% Two examples of such a scenario are underweighting measurements and considering states. 
  % Even when the optimal gain is used, the Joseph formulation is still preferable because it possesses 
  % greater numerical accuracy than the simplified equations.
  P = ( eye( n ) - kalman_gain * H ) * P * ( eye( n ) - kalman_gain * H )' + kalman_gain * R * kalman_gain' ;
   
  xV( : , k ) = s ; % save estimated updated states
   
  endfor 

output = xV ;

endfunction
%%%%%%%%%%%%%%%%%%%%%%%%%%%%%%%%%%%%%%%%%%%%%%%%%%%%%%%%%%%%%%%%%%%%%%%%%%%%

%%%%%%%%%%%%%%%%%%%%%%%%%%%%%%%%%%%%%%%%%%%%%%%%%%%%%%%%%%%%%%%%%%%%%%%%%%%%
% load data
cd /home/dekalog/Documents/octave/indices ;

raw_data = dlmread( 'raw_data_for_indices_and_strengths' ) ;
delete_hkd_crosses = [ 3 9 12 18 26 31 34 39 43 51 61 ] .+ 1 ; % +1 to account for date column
raw_data( : , delete_hkd_crosses ) = [] ;
raw_data( : , 1 ) = [] ; % delete date vector
% so now
%    1       2       3       4       5       6       7       8      9      10      11      12      13     14
% aud_cad aud_chf aud_jpy aud_nzd aud_sgd aud_usd cad_chf cad_jpy cad_sgd chf_jpy eur_aud eur_cad eur_chf eur_gbp
%
%   15      16      17      18      19      20      21      22      23      24      25      26      27      28
% eur_jpy eur_nzd eur_sgd eur_usd gbp_aud gbp_cad gbp_chf gbp_jpy gbp_nzd gbp_sgd gbp_usd nzd_cad nzd_chf nzd_jpy
%
%    29      30      31      32      33      34      35      36      37      38     39       40      41      42       
% nzd_sgd nzd_usd sgd_chf sgd_jpy usd_cad usd_chf usd_jpy usd_sgd xag_aud xag_cad xag_chf xag_eur xag_gbp xag_jpy
%
%    43      44     45      46      47      48      49      50      51      52     53       54      55
% xag_nzd xag_sgd xag_usd xau_aud xau_cad xau_chf xau_eur xau_gbp xau_jpy xau_nzd xau_sgd xau_usd xau_xag 

% aud_x = x(1) ; cad_x = x(2) ; chf_x = x(3) ; eur_x = x(4) ; gbp_x = x(5) ; hkd_x = x(6) ;
% jpy_x = x(7) ; nzd_x = x(8) ; sgd_x = x(9) ; usd_x = x(10) ; gold_x = x(11) ; silver_x = x(12) ;
all_g_c = dlmread( "all_g_mults_c" ) ; % the currency g mults
all_g_c( : , 7 ) = [] ; % delete hkd index
all_g_s = dlmread( "all_g_sv" ) ;      % the gold and silver g mults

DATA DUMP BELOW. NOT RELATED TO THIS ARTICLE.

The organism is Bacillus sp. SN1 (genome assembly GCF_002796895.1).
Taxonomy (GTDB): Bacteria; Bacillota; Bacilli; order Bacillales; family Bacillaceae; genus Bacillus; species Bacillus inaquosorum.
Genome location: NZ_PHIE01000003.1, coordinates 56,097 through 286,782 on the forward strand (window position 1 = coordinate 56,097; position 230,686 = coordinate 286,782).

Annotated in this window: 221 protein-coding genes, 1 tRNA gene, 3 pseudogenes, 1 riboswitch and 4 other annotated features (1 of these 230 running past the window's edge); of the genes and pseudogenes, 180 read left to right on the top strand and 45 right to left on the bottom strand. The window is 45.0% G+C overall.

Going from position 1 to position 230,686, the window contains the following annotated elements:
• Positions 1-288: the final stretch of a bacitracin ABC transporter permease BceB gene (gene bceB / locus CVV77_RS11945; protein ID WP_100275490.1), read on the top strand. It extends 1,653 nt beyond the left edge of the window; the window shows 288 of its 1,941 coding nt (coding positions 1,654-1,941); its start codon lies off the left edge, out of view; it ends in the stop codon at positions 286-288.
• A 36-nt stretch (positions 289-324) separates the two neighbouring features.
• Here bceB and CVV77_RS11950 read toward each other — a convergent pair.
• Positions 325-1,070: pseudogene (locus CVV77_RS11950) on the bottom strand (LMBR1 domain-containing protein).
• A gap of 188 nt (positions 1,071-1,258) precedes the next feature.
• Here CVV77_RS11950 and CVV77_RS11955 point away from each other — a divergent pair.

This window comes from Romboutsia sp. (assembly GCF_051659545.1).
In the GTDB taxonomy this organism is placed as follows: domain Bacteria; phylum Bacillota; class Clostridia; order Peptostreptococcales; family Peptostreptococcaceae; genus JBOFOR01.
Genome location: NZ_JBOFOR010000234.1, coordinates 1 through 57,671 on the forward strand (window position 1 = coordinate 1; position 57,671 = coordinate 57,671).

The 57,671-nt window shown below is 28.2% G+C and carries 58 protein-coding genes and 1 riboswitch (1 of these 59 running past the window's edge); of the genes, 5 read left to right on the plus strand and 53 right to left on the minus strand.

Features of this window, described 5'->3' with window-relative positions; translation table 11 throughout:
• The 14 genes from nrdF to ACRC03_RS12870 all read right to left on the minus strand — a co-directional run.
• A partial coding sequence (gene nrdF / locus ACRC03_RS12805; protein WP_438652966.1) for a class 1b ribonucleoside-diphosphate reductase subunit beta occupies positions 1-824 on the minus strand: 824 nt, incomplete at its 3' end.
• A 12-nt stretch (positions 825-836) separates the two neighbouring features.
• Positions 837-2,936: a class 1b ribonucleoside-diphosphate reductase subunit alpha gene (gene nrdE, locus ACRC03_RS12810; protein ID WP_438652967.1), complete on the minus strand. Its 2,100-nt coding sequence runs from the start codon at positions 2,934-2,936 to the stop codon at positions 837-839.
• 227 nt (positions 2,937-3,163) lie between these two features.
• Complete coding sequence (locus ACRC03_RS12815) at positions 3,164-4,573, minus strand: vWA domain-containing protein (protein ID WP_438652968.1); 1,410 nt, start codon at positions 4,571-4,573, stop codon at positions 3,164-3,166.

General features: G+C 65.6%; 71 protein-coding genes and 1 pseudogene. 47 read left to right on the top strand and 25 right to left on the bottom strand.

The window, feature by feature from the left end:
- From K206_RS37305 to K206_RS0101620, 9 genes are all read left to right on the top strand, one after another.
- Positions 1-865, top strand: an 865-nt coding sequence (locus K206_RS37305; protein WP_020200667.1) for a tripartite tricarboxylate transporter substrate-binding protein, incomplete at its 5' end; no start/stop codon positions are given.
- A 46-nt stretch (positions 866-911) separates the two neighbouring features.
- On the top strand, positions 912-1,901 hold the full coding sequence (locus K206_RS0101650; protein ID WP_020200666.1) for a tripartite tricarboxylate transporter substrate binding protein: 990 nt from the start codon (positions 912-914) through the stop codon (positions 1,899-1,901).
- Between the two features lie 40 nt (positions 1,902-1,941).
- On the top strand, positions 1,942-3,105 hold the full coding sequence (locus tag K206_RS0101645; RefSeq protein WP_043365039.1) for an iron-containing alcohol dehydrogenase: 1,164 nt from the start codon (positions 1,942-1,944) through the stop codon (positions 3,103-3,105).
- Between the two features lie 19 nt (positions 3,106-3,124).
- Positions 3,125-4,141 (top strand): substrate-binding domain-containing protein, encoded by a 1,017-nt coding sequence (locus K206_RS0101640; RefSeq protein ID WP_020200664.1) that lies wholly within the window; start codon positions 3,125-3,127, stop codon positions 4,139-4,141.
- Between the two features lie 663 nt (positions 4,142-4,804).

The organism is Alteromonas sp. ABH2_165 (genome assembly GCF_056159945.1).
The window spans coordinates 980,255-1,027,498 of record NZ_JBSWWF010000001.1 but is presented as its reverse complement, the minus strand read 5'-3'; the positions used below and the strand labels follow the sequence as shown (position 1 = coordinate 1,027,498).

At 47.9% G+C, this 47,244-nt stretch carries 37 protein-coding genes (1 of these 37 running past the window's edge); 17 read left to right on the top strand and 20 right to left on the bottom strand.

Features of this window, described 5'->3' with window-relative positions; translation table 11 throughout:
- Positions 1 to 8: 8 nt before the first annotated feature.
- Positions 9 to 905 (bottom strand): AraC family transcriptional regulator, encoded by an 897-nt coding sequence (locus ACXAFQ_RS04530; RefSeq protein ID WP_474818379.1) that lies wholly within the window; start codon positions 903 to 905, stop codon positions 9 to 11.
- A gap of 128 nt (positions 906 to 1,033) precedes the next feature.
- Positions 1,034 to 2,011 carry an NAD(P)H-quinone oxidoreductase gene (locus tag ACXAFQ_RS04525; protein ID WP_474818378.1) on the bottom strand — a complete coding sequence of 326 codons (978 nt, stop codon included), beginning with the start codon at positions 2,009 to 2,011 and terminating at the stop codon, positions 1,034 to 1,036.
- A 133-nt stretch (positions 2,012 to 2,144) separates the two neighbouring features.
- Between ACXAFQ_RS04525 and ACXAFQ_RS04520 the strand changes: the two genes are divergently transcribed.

all_g_c = [ all_g_c all_g_s(:,2:3) ] ; % a combination of the above 2
all_g_c( : , 2 : end ) = cumprod( all_g_c( : , 2 : end) , 1 ) ;
all_g_c( : , 1 ) = [] ; % delete date vector
% so now index ix are
% aud_x = 56 ; cad_x = 57 ; chf_x = 58 ; eur_x = 59 ; gbp_x = 60 ; jpy_x = 61 ; 
% nzd_x = 62 ; sgd_x = 63 ; usd_x = 64 ; gold_x = 65 ; silver_x = 66 ;

all_raw_data = [ raw_data all_g_c ] ; clear -x all_raw_data ;
%%%%%%%%%%%%%%%%%%%%%%%%%%%%%%%%%%%%%%%%%%%%%%%%%%%%%%%%%%%%%%%%%%%%%%%%%%%%

cd /home/dekalog/Documents/octave/kalman/ekf ;

##  >> bs_phase_error = mean( all_bootstrap_means(:,1)) + 2 * std( all_bootstrap_means(:,1))
##  bs_phase_error =  0.50319
##  >> bs_period_ang_frequency_error = mean( all_bootstrap_means(:,2)) + 2 * std( all_bootstrap_means(:,2))
##  bs_period_ang_frequency_error =  0.17097
##  >> bs_amp_error = mean( all_bootstrap_means(:,3)) + 2 * std( all_bootstrap_means(:,3))
##  bs_amp_error =  0.18179

price_ix = 65 ;
price = all_raw_data( : , price_ix ) ; % plot(price) ;

%%%%%%%%%%%%%%%%%%%%%%%%%%%%%%%%%%%%%%%%%%%%%%%%%%%%%%%%%%%%%%%%%%%%%%%%%%%%
% get measurements of price action
period = autocorrelation_periodogram( price ) ;
measured_angular_frequency = ( 2 * pi ) ./ period ; % plot( measured_angular_frequency ) ;
trend = sma( price , period ) ;
cycle = price .- trend ;
%smooth_cycle = sgolayfilt( cycle , 2 , 7 ) ;
smooth_cycle = smooth_2_5( cycle ) ;
% plot( price,'k',trend,'r') ;
[ ~ , ~ , ~ , ~ , ~ , ~ , measured_phase ] = sinewave_indicator( cycle ) ; % figure(1) ; plot( deg2rad( measured_phase ) ) ;
% figure(2) ; plot( sin( deg2rad(measured_phase)) ) ;
measured_phase = mod( unwrap( deg2rad( measured_phase ) ) , 2  * pi ) ; % figure(1) ; hold on ; plot( measured_phase , 'r' ) ; hold off ;
% figure(2) ; hold on ; plot( sin( measured_phase)) ; hold off ;